The architecture of the Requiem includes the following sections:

I. Introit and Kyrie (Lord have mercy)
II. Offertory (We offer to Thee, O Lord)
III. Sanctus (Holy, holy, holy)
IV. Pie Jesu (O merciful Lord Jesus)
V. Agnus Dei (Lamb of God)
VI. Libera me (Deliver me)
VII. In Paradisium (To Paradise may angels lead)

Fauré scored the work less as a large-scale orchestral piece but as chamber music, and rarely do all instruments play together. It opens majestically with a powerful chord and the choir responding in prayer. A deeply felt Offertory follows, then the celebrated Santus and Pie Jesu. The Agnus Dei bathes in a warm glow and hints of the Indroit, and only in the Libera me to we sense the slightest foreboding. The work ends in paradise, the angelic sound of sopranos ascending to a heavenly realm.

Camille Saint-Saens (1835-1921)
Symphony No. 3 in C minor, Op. 78, “Organ”
Duration: ca. 36 minutes

Saint-Saens lived a long and extraordinary life. He was born the year Darwin made crucial evolutionary discoveries aboard the HMS Beagle, and died the year the Chicago White Sox were accused of throwing the World Series. Beethoven had been dead for eight years and Brahms was a toddler. He lived through the heart of the Romantic period in music, the Civil War and opening of the Eiffel Tower, the First World War, and the creation of the League of Nations. He would have made an entertaining dinner guest.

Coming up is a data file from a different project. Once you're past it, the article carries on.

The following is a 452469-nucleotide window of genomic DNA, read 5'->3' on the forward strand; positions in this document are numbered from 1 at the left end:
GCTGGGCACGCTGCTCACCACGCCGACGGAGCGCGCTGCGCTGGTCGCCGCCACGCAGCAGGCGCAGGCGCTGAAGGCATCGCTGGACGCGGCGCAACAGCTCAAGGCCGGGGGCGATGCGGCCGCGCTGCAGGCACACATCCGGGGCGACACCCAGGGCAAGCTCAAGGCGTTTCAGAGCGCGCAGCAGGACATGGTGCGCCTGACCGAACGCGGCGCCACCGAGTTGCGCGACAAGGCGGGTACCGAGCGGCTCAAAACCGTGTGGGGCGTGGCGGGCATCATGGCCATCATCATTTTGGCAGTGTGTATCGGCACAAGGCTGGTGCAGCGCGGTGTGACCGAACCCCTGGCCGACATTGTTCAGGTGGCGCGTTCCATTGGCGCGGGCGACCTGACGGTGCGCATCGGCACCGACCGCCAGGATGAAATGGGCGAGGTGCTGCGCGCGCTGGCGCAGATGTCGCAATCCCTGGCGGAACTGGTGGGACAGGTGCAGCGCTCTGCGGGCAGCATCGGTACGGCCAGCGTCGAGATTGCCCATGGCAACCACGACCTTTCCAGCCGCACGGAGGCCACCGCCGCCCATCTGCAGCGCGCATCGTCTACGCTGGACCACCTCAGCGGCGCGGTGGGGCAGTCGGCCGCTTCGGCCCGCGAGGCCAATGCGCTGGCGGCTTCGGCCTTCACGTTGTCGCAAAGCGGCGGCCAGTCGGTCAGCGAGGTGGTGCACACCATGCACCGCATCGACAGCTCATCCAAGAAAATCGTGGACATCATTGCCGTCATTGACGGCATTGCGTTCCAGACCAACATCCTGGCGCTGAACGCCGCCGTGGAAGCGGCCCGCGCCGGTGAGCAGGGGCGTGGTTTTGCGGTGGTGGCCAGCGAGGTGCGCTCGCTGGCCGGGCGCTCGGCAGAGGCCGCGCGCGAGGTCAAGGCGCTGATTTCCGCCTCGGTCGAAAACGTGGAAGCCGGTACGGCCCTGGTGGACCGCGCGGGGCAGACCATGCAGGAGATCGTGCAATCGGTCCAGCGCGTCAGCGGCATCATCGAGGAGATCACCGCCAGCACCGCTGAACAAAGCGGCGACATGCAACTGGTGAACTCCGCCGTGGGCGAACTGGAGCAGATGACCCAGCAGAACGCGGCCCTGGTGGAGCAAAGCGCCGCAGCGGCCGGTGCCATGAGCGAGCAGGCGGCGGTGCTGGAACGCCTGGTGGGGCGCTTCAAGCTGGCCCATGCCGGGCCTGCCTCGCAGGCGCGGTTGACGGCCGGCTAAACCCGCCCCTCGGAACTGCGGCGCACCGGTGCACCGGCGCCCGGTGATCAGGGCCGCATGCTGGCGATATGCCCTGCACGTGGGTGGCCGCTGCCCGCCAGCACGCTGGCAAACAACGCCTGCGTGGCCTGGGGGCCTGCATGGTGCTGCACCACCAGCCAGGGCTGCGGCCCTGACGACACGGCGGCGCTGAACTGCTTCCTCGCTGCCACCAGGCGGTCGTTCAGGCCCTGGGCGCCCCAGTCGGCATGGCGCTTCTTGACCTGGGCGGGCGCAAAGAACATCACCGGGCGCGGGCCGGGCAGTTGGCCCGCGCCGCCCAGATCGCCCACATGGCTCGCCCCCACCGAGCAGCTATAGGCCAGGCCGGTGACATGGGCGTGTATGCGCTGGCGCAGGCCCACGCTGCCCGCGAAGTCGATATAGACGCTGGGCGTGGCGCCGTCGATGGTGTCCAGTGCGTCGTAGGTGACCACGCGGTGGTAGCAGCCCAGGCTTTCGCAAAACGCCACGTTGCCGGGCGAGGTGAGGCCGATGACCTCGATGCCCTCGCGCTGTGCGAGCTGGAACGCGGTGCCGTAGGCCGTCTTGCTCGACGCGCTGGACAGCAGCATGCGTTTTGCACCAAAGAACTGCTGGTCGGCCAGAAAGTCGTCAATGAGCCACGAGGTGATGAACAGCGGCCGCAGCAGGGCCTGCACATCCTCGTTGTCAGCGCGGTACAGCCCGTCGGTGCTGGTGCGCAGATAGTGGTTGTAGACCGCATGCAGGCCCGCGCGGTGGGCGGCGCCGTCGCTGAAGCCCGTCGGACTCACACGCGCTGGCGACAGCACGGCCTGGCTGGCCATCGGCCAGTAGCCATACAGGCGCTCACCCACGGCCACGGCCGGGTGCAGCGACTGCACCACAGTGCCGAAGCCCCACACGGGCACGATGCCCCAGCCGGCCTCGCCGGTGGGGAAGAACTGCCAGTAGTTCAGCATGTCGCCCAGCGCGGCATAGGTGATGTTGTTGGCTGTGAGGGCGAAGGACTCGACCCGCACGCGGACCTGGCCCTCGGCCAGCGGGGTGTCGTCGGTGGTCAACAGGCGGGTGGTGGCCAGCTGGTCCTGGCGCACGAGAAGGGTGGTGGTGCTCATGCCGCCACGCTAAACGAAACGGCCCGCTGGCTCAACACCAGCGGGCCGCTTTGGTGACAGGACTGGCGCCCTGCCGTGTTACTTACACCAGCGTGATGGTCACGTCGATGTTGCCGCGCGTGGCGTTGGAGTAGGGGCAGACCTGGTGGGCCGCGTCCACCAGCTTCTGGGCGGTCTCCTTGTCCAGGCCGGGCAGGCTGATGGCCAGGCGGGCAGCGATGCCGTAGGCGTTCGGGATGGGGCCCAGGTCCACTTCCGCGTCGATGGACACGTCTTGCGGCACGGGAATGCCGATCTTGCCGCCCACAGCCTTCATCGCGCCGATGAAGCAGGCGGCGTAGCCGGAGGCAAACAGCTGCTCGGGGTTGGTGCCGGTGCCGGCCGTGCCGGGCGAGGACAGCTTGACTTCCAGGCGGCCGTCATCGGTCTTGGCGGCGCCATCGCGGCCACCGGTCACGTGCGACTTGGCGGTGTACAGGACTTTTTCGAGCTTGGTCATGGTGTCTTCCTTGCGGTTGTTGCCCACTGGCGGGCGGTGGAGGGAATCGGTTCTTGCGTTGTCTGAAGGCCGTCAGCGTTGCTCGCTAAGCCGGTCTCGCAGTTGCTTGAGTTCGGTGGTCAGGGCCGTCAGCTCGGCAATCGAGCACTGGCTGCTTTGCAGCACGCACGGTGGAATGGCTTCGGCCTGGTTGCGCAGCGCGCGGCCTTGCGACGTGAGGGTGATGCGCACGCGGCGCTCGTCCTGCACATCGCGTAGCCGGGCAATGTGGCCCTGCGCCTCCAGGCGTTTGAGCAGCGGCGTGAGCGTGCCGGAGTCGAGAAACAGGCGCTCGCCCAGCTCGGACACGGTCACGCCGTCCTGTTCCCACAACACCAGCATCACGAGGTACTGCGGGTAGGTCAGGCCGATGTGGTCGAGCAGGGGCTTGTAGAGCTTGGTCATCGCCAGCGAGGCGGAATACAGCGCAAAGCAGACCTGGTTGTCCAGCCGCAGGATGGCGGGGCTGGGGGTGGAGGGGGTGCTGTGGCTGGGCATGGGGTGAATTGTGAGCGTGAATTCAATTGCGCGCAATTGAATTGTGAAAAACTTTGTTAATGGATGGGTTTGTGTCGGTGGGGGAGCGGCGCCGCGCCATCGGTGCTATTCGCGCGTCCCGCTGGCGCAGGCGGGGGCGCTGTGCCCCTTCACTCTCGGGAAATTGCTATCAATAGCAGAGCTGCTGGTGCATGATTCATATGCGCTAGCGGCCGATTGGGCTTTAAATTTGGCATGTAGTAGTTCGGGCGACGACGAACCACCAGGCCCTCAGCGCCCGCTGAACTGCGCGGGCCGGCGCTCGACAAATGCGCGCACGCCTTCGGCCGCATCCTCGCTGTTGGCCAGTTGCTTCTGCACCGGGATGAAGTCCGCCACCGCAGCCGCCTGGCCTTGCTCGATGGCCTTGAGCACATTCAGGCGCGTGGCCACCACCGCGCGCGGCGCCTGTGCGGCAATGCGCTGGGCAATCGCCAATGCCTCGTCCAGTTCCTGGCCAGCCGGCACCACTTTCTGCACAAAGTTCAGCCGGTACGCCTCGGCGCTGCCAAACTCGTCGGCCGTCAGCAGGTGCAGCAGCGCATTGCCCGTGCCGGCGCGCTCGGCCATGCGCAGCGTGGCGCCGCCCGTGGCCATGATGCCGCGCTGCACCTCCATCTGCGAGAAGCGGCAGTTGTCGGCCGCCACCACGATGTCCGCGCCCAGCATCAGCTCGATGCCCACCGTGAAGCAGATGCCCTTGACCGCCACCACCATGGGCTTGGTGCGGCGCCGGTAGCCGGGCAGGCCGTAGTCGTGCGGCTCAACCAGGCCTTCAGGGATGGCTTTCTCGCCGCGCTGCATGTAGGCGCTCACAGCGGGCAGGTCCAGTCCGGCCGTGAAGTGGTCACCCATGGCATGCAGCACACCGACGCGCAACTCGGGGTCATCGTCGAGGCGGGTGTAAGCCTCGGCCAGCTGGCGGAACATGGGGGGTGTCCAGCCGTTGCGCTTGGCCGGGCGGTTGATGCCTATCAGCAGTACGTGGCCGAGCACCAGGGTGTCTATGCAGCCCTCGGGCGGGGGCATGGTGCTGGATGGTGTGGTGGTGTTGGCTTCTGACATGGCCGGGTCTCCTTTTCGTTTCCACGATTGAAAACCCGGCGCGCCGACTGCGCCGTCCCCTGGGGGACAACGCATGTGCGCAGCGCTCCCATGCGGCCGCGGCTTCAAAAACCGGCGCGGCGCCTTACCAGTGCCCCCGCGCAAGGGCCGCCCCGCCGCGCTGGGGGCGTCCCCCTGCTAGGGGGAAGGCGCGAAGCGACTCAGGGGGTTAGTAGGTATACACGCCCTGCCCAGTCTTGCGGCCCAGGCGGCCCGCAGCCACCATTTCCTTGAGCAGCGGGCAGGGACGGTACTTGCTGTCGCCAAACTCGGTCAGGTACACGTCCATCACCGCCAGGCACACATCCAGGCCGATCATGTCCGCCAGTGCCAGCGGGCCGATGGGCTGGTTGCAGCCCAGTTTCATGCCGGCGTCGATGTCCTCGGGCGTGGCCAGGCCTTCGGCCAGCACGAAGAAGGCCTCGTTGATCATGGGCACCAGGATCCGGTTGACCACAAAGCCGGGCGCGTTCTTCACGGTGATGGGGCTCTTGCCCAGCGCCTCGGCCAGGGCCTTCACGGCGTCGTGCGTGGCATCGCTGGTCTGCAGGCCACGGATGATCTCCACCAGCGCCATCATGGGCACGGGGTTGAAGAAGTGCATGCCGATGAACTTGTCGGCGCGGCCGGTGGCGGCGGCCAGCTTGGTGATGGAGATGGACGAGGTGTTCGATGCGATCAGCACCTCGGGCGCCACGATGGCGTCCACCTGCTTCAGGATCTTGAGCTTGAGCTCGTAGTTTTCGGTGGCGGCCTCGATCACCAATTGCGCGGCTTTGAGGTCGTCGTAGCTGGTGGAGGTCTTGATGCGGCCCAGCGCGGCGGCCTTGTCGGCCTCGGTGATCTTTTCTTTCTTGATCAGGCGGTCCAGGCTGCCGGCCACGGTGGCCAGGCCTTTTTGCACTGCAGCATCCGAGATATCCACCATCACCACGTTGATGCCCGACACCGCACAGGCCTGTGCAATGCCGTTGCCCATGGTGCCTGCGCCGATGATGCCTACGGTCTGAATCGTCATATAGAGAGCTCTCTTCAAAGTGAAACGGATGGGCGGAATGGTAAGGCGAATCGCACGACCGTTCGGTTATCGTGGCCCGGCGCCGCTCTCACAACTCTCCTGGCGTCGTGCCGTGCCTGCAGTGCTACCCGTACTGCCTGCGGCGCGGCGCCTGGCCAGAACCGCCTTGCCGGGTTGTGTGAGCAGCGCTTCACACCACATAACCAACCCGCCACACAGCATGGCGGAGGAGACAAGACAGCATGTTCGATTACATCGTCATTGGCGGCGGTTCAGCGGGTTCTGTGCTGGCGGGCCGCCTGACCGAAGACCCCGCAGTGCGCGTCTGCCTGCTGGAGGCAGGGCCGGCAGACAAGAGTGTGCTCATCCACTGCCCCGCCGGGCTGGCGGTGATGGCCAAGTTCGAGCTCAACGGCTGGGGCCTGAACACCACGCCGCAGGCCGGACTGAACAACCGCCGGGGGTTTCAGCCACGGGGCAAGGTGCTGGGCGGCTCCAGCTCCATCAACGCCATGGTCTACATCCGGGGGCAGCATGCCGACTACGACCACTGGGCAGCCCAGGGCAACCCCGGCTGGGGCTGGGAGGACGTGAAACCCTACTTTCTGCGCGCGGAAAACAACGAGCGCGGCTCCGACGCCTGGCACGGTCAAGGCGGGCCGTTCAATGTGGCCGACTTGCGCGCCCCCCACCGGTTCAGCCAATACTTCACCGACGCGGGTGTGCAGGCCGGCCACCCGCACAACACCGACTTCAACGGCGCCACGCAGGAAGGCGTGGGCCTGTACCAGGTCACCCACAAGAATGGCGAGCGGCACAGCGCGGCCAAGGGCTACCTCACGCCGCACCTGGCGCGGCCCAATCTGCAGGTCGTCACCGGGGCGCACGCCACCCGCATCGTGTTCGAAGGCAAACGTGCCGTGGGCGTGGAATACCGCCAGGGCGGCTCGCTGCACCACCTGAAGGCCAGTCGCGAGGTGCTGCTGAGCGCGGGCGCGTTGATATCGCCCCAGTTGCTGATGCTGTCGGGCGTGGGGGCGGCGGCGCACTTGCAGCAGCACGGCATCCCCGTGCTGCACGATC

Early in life he was hailed as another Mozart, and Liszt called him the world’s greatest organist. He developed refined tastes and a keen wit, enjoyed exotic travels, wrote scientific papers on astronomy and botany, was an expert on ancient Greek instruments, and could sight read the most complex sheet music (at age 10 he could play from memory any of the 32 Beethoven piano sonatas). He survived the death of two sons, then left his estranged wife and never remarried.

Despite having been a remarkably talented musician and composer, Saint-Saens often is regarded as second-rate. Certainly, the popularity of his best works is justified, such as the piano concertos, Carnival of the Animals and Organ Symphony. But if he lacks depth, his work carries a distinctive aroma and the French characteristics of grace, clarity of expression and elegant proportion.

His Symphony No. 3 explodes with color, nervous energy and, like a good novel, a surprise ending. He crams into two movements – adagio and scherzo − what many composers would spread out over four, and Saint-Saens repeats themes in the cyclical fashion of a Liszt tone poem. Quavering string figures squirm their way from beginning to end, with musical arguments arising from them. The poco adagio that caps the first movement is nothing less than profound.

The second movement is best known for its aggressive rhythms and rippling piano scales – used so effectively in the 1995 movie Babe – and a tug-and-pull between a light trio section and the return of the scherzo. Unexpecting audiences often jump up from their seats at the startling entrance of the organ in the bright key of C major, which carries the orchestra into a final brassy fanfare worthy of a Bach chorale.

Program notes by Kurt Loft, a member of the Music Critics Association of North America and former music critic for The Tampa Tribune.